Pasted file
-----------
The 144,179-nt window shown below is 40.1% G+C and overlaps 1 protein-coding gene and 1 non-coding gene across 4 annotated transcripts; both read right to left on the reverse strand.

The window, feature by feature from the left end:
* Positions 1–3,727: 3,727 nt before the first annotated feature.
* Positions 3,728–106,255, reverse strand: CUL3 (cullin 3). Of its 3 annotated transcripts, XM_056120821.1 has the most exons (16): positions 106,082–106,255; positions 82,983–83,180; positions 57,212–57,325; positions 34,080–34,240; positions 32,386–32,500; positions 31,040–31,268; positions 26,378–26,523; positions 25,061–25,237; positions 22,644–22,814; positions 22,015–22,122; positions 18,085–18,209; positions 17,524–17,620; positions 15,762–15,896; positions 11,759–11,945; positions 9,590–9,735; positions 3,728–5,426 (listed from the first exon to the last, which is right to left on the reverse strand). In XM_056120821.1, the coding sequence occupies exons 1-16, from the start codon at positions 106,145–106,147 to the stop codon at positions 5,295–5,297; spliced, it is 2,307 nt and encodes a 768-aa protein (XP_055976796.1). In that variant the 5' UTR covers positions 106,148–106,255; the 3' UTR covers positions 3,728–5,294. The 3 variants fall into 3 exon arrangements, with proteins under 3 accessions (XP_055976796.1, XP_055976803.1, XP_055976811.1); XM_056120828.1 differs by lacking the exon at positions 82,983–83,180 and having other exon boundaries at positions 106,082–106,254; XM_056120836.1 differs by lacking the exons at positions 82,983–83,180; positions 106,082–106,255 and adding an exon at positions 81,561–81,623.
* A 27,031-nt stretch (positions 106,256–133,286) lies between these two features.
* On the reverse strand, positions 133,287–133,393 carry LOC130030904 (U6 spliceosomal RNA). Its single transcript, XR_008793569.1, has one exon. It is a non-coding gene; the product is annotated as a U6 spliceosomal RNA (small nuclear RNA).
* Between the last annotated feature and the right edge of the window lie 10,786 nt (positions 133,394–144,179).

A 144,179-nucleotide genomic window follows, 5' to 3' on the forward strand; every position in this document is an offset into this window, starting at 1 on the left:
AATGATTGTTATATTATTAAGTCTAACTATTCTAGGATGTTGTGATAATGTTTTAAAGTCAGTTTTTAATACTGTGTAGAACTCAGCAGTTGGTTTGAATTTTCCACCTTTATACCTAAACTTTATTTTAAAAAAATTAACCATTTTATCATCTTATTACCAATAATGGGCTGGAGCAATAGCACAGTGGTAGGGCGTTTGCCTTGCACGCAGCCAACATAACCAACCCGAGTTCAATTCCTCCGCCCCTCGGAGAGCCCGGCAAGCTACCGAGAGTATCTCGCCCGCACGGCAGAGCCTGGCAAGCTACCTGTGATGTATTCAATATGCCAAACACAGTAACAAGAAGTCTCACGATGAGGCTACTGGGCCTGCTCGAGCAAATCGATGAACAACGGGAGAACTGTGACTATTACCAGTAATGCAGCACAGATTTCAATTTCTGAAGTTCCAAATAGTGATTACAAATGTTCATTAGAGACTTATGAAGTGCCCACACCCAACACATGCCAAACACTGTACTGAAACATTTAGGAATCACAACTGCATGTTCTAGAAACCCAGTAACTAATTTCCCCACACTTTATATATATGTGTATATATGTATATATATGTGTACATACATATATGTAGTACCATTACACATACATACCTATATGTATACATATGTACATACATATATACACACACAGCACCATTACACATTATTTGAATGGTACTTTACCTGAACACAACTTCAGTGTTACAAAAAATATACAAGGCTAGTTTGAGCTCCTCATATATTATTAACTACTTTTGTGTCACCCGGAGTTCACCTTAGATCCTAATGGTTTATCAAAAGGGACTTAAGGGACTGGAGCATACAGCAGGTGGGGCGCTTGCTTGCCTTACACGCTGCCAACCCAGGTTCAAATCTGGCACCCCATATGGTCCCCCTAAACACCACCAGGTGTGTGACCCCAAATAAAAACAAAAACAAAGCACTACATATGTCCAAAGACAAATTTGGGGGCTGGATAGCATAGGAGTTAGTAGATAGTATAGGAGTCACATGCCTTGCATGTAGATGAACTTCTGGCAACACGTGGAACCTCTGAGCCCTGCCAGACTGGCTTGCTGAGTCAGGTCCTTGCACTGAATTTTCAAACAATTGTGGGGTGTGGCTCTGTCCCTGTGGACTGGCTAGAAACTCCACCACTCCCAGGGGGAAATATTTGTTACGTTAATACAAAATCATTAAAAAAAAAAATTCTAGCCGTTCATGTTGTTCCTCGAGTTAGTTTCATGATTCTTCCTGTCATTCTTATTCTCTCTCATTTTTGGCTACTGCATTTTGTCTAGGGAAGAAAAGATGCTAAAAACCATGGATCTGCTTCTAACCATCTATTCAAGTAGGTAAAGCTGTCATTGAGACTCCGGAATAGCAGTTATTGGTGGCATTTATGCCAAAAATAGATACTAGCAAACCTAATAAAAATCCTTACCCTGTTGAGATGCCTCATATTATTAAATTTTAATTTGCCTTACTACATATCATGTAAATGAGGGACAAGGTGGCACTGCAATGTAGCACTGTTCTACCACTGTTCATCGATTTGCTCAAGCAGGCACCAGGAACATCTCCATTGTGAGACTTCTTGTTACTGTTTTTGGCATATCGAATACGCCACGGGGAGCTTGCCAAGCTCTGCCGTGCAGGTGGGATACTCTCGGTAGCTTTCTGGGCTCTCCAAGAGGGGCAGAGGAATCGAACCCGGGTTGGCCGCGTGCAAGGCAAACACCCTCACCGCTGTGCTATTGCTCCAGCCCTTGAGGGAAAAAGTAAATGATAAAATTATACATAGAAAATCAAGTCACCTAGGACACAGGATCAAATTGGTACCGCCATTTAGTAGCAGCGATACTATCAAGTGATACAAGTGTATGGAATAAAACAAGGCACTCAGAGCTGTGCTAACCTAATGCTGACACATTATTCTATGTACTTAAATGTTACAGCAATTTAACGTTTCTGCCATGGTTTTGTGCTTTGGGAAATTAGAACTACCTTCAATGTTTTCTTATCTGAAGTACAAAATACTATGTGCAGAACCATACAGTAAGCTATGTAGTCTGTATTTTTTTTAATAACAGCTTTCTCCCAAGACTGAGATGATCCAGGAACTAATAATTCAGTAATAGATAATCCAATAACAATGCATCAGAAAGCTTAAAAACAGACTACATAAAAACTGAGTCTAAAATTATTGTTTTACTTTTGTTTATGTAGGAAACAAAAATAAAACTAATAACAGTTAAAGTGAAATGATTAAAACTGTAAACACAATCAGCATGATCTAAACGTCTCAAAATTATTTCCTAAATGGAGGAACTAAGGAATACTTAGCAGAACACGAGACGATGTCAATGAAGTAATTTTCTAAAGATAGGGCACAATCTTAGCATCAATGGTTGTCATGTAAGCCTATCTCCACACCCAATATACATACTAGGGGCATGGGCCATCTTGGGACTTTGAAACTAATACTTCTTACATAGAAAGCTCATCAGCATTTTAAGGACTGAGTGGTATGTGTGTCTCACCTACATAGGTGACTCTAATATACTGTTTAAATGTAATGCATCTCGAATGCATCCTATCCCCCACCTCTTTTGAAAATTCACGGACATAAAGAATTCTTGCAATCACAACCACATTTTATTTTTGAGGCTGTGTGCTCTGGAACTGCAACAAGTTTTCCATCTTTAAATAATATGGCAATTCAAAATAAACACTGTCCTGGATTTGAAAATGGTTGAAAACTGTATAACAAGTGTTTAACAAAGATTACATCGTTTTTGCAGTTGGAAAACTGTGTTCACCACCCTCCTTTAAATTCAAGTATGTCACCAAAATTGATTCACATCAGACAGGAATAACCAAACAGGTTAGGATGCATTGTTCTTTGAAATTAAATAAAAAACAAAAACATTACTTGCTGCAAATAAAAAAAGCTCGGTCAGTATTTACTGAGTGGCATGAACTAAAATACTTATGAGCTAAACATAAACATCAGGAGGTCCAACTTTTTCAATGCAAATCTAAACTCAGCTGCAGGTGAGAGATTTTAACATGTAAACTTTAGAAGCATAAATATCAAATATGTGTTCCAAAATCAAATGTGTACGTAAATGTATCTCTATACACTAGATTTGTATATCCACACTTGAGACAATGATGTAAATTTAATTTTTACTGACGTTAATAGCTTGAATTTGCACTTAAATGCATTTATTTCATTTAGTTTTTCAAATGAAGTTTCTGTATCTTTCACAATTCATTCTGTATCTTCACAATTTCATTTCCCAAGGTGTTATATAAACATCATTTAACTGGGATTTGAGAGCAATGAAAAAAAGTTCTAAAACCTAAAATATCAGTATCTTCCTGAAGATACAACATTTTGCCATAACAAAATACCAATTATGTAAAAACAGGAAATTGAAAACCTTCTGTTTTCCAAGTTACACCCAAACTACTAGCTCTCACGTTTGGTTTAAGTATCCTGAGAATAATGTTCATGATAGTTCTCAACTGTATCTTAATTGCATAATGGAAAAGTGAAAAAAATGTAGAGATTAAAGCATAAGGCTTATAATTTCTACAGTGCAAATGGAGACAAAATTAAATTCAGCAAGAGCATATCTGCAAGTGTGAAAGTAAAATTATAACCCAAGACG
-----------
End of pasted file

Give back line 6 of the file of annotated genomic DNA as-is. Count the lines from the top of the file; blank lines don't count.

* On the reverse strand, positions 133,287–133,393 carry LOC130030904 (U6 spliceosomal RNA). Its single transcript, XR_008793569.1, has one exon. It is a non-coding gene; the product is annotated as a U6 spliceosomal RNA (small nuclear RNA).